The secret is now out! Our friend Benjy at Wooden Widget has a new design in his stable. With a Dacron skin stretched over a lightweight frame, it’s billed as the world’s lightest nesting dinghy. The halves nest for storage, and it can be assembled in the water (with you in the boat).
Dane and I built one of the original 8′ folding Origami dinghy’s and had fun with it. Performs well, but is a bit heavy. This design should solve that.
Not only can it be stowed on the smallest of foredecks, or put in the back of the average estate car but it can also take an outboard motor up to 3.3 hp. If you want you can also add a mast and go sailing.
The Stasha sails surprisingly well and is a lot of fun. The Stasha was designed to be easy to build so that anyone can make one regardless of their woodworking experience. All you need are a few basic tools such as a jigsaw and a plane and the confidence to have a go. No specialist tools are needed and even the ribs are formed with just a heat gun.
A freelance Naval Architect, Charles Roring has an interesting site with quite a few articles on various marine subjects. Topics include: Naval Architecture Books, Hydrostatics and Stability, Ship Design, Propeller and Propulsion, Marine Environment and Coral Reef and others.
After my recent post about Scruffie Marine, Derek Ellard was kind enough to reply, expanding on the information and correcting a couple of items. I wanted to bring this out so that nobody missed it.
Thank you for your compliments, we were pioneers of many aspects of kit building when we started some 18 years ago and we’re still refining and fine tuning the boats.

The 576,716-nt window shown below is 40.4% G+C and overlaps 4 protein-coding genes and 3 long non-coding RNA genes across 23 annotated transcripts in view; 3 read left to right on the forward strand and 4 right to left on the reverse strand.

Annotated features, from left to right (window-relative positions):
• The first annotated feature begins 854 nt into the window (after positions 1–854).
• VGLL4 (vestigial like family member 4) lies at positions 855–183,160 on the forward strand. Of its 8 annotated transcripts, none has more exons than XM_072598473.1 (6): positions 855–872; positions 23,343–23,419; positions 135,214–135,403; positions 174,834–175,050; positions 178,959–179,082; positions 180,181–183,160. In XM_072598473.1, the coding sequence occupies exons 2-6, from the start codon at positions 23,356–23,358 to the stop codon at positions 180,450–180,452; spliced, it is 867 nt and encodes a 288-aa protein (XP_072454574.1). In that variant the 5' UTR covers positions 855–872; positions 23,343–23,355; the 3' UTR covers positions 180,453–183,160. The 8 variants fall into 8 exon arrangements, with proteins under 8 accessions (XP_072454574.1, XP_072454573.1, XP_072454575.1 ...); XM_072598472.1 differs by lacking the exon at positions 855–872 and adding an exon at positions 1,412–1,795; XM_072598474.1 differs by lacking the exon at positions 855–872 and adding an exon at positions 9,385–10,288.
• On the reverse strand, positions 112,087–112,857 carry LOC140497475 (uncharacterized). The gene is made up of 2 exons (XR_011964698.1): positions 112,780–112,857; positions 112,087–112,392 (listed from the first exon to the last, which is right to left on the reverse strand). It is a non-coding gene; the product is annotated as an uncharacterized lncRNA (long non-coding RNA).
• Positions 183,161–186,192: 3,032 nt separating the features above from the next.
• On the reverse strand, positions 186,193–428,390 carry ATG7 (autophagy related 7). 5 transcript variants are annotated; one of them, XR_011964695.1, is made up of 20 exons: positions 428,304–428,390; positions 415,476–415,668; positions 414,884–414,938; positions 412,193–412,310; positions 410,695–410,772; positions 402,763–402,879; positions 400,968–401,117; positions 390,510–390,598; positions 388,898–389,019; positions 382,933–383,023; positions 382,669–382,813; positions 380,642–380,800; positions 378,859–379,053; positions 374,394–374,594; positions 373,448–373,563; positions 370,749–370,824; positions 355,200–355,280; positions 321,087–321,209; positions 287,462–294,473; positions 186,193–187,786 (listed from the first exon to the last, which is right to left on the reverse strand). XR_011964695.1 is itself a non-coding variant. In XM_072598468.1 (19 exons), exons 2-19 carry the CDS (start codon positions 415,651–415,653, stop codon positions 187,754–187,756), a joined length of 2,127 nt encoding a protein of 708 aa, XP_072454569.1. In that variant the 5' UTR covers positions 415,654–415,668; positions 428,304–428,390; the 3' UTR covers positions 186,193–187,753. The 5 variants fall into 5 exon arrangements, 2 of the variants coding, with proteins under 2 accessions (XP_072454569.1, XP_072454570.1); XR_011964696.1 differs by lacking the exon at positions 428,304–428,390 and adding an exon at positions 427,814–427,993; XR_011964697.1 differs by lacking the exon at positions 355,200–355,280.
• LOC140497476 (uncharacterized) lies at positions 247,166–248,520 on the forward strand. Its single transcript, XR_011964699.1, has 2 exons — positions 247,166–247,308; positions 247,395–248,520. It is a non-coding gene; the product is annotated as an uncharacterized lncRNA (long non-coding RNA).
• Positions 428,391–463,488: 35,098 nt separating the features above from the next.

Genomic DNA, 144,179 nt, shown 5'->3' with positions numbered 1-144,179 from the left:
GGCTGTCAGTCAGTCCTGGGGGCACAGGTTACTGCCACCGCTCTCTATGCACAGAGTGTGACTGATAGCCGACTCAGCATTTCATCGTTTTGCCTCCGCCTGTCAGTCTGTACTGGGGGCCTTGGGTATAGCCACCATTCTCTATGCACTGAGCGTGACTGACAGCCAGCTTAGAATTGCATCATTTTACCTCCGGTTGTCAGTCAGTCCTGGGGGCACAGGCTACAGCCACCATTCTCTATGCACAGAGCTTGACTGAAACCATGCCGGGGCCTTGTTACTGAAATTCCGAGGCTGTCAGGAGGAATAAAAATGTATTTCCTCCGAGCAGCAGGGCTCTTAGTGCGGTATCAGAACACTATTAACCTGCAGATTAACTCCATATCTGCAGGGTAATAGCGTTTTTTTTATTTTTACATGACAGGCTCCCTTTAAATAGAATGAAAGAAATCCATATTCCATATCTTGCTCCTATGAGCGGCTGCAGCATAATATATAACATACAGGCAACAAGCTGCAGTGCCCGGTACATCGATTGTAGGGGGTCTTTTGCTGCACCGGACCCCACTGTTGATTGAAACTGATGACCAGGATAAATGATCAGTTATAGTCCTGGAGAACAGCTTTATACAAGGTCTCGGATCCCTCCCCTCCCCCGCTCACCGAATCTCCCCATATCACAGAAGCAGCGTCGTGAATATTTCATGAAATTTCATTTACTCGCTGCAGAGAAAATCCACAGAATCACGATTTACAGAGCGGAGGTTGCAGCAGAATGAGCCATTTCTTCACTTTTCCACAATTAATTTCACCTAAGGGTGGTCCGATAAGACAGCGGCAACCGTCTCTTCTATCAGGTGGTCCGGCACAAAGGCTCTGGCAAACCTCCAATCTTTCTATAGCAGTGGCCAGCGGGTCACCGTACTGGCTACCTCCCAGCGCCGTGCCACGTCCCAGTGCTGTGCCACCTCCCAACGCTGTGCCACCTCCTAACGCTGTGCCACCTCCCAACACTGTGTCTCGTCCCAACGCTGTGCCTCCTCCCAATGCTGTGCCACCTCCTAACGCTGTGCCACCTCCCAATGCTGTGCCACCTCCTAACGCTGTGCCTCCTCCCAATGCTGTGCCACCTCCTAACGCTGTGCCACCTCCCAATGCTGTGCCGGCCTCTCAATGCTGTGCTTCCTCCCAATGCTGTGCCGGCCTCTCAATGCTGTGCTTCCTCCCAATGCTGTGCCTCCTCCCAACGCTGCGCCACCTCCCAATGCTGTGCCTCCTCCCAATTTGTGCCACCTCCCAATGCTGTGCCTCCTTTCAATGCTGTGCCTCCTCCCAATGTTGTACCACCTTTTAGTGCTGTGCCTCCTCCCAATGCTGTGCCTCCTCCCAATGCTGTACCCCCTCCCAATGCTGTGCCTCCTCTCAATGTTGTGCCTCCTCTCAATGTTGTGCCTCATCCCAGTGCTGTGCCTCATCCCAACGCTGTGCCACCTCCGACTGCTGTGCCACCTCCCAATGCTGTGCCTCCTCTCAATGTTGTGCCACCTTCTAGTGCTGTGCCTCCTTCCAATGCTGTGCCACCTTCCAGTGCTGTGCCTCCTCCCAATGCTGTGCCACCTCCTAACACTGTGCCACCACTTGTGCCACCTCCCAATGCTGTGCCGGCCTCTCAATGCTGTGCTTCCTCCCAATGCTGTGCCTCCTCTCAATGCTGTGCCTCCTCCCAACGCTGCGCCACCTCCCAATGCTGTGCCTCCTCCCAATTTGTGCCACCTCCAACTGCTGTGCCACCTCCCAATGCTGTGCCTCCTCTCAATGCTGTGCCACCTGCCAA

As to CNC routing, we looked at that some years ago and decided against it for a number of reasons – no plans as such exist – all kits are worked out from full scale drawings and jigs and templates built to suit. This allows us to incorporate all the subtle details that make for a good ship. For instance it took me a year to design and get the Secret 20 into production.
For your interest we are now in seven different countries and we’re just nudging 300 boats. As a designer I’ve done boats as large as a 58 foot riverboat style house boat and a 65 foot schooner and at present we’re pouring our resources into an innovative tourism/corporate/eco-tour project based on 3 new models.
By the way, we do provide adhesive and filler powders along with epoxy resins, mixing cups, gloves, screws, all chandlery , rigging and sails with many more assorted items making up our complete kits. Paint and coatings are the only things not supplied – everything to actually build the boat is included.
We don’t actively discriminate against Firefox web browsers, it’s just that we need a new web site – the current one was constructed ten years ago and needs a thorough upgrade â€“ we’re always so busy it’s difficult to find the time.
Thanks for your interest and let me know if you’d like any more info on our boats. Meanwhile there are a number of our boats in the USA and our UK agent has a good site at www.whisperboats.co.uk
I am sad to pass on the news that this past Sunday, May 24th, the home building and boat design world lost Phil Bolger. A posting by his wife Susanne Altenburger on the Bolger mailing list has lots of background about his life and end days.
Mike Gill has created nice plans for a slick little tug. And what is even better, he’s made the plans available for free download from Duckworks Magazine! Make sure and check out the article for details.
Olin J. Stephens II, one of the most prominent naval architects of the last century, a designer who created more than 2,200 cruising and racing yachts over decades of innovation in sailing, died Saturday in Hanover, N.H. Mr. Stephens, who lived in Hanover, was 100.